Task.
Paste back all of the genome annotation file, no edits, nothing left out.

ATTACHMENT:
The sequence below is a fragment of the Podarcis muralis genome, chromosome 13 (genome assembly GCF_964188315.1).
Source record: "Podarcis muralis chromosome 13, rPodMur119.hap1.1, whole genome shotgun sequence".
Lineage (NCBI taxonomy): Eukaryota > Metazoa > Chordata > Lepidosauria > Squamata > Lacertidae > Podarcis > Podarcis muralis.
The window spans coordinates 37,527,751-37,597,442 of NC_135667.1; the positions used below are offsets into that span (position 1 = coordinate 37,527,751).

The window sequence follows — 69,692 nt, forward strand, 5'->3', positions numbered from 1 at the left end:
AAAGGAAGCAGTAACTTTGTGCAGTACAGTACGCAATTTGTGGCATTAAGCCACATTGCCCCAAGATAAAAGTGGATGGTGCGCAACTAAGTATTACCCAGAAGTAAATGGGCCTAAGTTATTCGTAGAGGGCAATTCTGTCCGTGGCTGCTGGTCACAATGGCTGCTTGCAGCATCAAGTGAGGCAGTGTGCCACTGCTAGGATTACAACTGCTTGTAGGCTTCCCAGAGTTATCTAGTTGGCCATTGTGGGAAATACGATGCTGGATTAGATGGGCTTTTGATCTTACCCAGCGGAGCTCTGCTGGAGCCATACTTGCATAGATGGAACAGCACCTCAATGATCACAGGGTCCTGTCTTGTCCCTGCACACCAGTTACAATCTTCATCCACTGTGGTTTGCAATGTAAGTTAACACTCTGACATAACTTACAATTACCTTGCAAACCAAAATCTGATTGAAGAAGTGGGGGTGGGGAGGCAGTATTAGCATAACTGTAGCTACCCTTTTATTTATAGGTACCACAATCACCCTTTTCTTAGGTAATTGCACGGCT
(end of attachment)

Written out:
The sequence below is a fragment of the Podarcis muralis genome, chromosome 13 (genome assembly GCF_964188315.1).
Source record: "Podarcis muralis chromosome 13, rPodMur119.hap1.1, whole genome shotgun sequence".
Lineage (NCBI taxonomy): Eukaryota > Metazoa > Chordata > Lepidosauria > Squamata > Lacertidae > Podarcis > Podarcis muralis.
The window spans coordinates 37,527,751-37,597,442 of NC_135667.1; the positions used below are offsets into that span (position 1 = coordinate 37,527,751).

The window sequence follows — 69,692 nt, forward strand, 5'->3', positions numbered from 1 at the left end:
AAAGGAAGCAGTAACTTTGTGCAGTACAGTACGCAATTTGTGGCATTAAGCCACATTGCCCCAAGATAAAAGTGGATGGTGCGCAACTAAGTATTACCCAGAAGTAAATGGGCCTAAGTTATTCGTAGAGGGCAATTCTGTCCGTGGCTGCTGGTCACAATGGCTGCTTGCAGCATCAAGTGAGGCAGTGTGCCACTGCTAGGATTACAACTGCTTGTAGGCTTCCCAGAGTTATCTAGTTGGCCATTGTGGGAAATACGATGCTGGATTAGATGGGCTTTTGATCTTACCCAGCGGAGCTCTGCTGGAGCCATACTTGCATAGATGGAACAGCACCTCAATGATCACAGGGTCCTGTCTTGTCCCTGCACACCAGTTACAATCTTCATCCACTGTGGTTTGCAATGTAAGTTAACACTCTGACATAACTTACAATTACCTTGCAAACCAAAATCTGATTGAAGAAGTGGGGGTGGGGAGGCAGTATTAGCATAACTGTAGCTACCCTTTTATTTATAGGTACCACAATCACCCTTTTCTTAGGTAATTGCACGGCT